House from the Past One bright house, memories pouring from the walls through the kitchen where my great grandfather died on the floor. When alone, beware of the cold. In the back room, there is an empty chair. No-one sits there anymore, the yellow stain of tobacco liver-spotting the flowered pattern.

Bethany Hayman


My Mother My mother has brown starry eyes and a dimpled smile. Her bobbed, coal-black hair with lightening, blonde streaks. which she tucks behind her hair when she goes to work. Always a cup of weak tea in hand in the green mug with the constant grin. Her pale skin with the occasional dot, which only ever burns in the sun. Lost in the laptop with your reading glasses, with the light darting off you face. Your soft voice that swells into a scream when you hear I’ve been left behind.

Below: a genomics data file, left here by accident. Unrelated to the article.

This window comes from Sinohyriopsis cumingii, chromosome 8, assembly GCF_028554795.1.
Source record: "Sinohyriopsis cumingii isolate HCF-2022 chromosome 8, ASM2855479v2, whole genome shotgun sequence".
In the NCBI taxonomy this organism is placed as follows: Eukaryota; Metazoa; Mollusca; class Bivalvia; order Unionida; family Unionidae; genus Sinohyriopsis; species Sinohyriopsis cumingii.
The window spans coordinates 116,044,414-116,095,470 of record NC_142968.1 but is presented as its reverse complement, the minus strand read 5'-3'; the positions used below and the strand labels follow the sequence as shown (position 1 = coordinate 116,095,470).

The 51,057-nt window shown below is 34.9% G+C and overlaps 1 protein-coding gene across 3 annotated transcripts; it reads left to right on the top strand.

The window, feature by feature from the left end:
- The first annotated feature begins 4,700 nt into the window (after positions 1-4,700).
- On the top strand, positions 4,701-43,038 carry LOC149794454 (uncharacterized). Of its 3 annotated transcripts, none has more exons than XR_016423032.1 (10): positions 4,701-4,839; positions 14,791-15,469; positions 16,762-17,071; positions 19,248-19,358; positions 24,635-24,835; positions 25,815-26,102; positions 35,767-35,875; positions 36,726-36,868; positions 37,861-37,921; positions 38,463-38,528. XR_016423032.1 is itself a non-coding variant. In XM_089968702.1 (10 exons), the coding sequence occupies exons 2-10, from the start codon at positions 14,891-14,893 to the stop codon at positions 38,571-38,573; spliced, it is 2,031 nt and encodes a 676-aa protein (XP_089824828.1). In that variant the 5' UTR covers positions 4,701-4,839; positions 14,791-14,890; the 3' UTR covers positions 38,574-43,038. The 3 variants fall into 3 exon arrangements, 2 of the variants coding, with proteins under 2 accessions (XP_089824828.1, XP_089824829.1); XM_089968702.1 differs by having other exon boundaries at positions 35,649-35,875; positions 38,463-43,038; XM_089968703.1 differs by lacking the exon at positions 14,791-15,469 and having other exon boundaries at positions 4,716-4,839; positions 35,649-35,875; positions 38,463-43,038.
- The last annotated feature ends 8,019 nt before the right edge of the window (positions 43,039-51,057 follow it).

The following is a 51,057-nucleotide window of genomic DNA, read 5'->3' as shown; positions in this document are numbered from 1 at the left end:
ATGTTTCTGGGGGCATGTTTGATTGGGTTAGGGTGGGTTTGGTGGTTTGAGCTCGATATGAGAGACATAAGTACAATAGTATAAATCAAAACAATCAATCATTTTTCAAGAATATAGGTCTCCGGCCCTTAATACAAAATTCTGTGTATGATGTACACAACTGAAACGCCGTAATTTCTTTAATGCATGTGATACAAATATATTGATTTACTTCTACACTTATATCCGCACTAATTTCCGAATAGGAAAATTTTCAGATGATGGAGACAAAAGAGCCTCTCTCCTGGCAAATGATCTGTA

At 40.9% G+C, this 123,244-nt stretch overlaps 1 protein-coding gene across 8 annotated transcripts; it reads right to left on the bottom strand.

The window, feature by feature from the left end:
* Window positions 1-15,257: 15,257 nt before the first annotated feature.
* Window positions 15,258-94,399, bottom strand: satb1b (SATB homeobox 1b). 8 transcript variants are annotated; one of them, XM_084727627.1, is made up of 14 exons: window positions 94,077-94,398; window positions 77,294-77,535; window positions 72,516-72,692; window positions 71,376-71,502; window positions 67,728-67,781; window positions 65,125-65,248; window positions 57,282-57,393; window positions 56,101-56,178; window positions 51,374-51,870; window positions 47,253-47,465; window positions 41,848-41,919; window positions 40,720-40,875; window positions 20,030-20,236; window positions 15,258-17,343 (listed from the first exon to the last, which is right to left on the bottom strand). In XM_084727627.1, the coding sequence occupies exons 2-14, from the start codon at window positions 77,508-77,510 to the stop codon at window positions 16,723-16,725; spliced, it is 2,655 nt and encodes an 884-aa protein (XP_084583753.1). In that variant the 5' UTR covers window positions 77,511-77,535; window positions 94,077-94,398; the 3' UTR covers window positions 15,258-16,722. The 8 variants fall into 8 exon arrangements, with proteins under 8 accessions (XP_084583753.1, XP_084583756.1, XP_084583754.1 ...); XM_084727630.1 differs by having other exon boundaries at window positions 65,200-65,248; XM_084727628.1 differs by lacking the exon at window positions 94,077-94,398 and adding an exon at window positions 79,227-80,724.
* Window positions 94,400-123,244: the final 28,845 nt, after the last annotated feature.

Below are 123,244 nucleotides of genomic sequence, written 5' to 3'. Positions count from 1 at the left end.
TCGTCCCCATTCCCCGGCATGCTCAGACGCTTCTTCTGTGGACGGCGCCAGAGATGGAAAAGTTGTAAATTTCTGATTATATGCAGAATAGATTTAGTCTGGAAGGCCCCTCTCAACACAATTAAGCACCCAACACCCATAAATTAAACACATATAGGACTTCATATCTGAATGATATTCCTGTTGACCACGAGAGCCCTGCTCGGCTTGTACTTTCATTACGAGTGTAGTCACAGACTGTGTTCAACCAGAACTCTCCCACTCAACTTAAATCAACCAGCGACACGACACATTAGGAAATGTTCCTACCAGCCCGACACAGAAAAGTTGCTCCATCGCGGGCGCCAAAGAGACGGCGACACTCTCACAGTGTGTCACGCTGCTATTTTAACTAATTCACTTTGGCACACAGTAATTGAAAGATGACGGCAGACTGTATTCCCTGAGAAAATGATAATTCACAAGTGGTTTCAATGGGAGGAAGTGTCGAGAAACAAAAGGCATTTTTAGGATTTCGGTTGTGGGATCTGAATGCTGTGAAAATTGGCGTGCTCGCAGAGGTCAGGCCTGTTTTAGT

My House Rose red wall paper on the chimney breast, a tangy orange surround. Cream curtains with flower pattern blinds, the clock with changing pictures of the family, chiming in the different hour. The black oak table that barely fits in the room. The carpet is the colour of a person bleeding cold-blooded.

Angry Anger is the blackest black, the jagged edge of a knife’s blade. It is the smell of gas leaking, someone getting the crap beaten out of them by a gang. It is the bull seeing red, it is feeling nothing, a dead silence.

Adam Morris


Eat My Words Anthology